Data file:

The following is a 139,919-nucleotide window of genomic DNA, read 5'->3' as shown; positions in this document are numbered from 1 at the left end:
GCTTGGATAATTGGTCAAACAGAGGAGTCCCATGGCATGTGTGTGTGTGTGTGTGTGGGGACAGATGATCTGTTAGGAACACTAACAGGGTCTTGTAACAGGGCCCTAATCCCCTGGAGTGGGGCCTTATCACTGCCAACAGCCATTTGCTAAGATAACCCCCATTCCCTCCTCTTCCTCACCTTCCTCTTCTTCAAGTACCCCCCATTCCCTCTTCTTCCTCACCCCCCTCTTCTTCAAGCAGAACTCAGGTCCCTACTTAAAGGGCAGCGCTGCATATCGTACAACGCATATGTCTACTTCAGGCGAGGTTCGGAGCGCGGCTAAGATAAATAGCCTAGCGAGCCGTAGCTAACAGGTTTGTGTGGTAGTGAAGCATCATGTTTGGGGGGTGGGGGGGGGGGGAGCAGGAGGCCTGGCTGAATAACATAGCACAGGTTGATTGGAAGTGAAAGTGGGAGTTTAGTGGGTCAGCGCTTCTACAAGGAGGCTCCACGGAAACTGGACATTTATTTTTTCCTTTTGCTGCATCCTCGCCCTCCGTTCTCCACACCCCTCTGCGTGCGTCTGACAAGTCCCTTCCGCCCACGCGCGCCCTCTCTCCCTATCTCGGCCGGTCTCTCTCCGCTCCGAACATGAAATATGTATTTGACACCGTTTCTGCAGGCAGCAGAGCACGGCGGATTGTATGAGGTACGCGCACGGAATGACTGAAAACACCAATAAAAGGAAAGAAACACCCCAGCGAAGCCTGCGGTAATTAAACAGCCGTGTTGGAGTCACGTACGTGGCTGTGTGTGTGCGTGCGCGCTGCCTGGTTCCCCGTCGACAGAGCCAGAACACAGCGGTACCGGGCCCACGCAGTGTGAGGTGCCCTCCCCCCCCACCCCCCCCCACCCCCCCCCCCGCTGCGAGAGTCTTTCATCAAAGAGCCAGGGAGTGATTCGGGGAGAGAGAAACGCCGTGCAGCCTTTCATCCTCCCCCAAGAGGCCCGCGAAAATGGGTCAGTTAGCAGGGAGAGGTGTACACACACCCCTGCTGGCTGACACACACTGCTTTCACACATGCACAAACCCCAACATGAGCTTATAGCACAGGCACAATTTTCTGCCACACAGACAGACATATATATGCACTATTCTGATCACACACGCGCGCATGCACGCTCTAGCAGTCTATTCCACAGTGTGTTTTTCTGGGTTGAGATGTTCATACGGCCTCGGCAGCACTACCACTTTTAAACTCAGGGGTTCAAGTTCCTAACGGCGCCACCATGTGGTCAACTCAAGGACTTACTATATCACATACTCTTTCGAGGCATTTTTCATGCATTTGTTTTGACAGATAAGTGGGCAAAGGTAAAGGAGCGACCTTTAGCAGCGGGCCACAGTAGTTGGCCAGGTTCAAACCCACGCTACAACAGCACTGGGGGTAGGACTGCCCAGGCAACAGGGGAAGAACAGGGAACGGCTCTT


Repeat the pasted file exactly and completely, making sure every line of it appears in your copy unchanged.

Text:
The following is a 139,919-nucleotide window of genomic DNA, read 5'->3' as shown; positions in this document are numbered from 1 at the left end:
GCTTGGATAATTGGTCAAACAGAGGAGTCCCATGGCATGTGTGTGTGTGTGTGTGTGGGGACAGATGATCTGTTAGGAACACTAACAGGGTCTTGTAACAGGGCCCTAATCCCCTGGAGTGGGGCCTTATCACTGCCAACAGCCATTTGCTAAGATAACCCCCATTCCCTCCTCTTCCTCACCTTCCTCTTCTTCAAGTACCCCCCATTCCCTCTTCTTCCTCACCCCCCTCTTCTTCAAGCAGAACTCAGGTCCCTACTTAAAGGGCAGCGCTGCATATCGTACAACGCATATGTCTACTTCAGGCGAGGTTCGGAGCGCGGCTAAGATAAATAGCCTAGCGAGCCGTAGCTAACAGGTTTGTGTGGTAGTGAAGCATCATGTTTGGGGGGTGGGGGGGGGGGGAGCAGGAGGCCTGGCTGAATAACATAGCACAGGTTGATTGGAAGTGAAAGTGGGAGTTTAGTGGGTCAGCGCTTCTACAAGGAGGCTCCACGGAAACTGGACATTTATTTTTTCCTTTTGCTGCATCCTCGCCCTCCGTTCTCCACACCCCTCTGCGTGCGTCTGACAAGTCCCTTCCGCCCACGCGCGCCCTCTCTCCCTATCTCGGCCGGTCTCTCTCCGCTCCGAACATGAAATATGTATTTGACACCGTTTCTGCAGGCAGCAGAGCACGGCGGATTGTATGAGGTACGCGCACGGAATGACTGAAAACACCAATAAAAGGAAAGAAACACCCCAGCGAAGCCTGCGGTAATTAAACAGCCGTGTTGGAGTCACGTACGTGGCTGTGTGTGTGCGTGCGCGCTGCCTGGTTCCCCGTCGACAGAGCCAGAACACAGCGGTACCGGGCCCACGCAGTGTGAGGTGCCCTCCCCCCCCACCCCCCCCCACCCCCCCCCCCGCTGCGAGAGTCTTTCATCAAAGAGCCAGGGAGTGATTCGGGGAGAGAGAAACGCCGTGCAGCCTTTCATCCTCCCCCAAGAGGCCCGCGAAAATGGGTCAGTTAGCAGGGAGAGGTGTACACACACCCCTGCTGGCTGACACACACTGCTTTCACACATGCACAAACCCCAACATGAGCTTATAGCACAGGCACAATTTTCTGCCACACAGACAGACATATATATGCACTATTCTGATCACACACGCGCGCATGCACGCTCTAGCAGTCTATTCCACAGTGTGTTTTTCTGGGTTGAGATGTTCATACGGCCTCGGCAGCACTACCACTTTTAAACTCAGGGGTTCAAGTTCCTAACGGCGCCACCATGTGGTCAACTCAAGGACTTACTATATCACATACTCTTTCGAGGCATTTTTCATGCATTTGTTTTGACAGATAAGTGGGCAAAGGTAAAGGAGCGACCTTTAGCAGCGGGCCACAGTAGTTGGCCAGGTTCAAACCCACGCTACAACAGCACTGGGGGTAGGACTGCCCAGGCAACAGGGGAAGAACAGGGAACGGCTCTT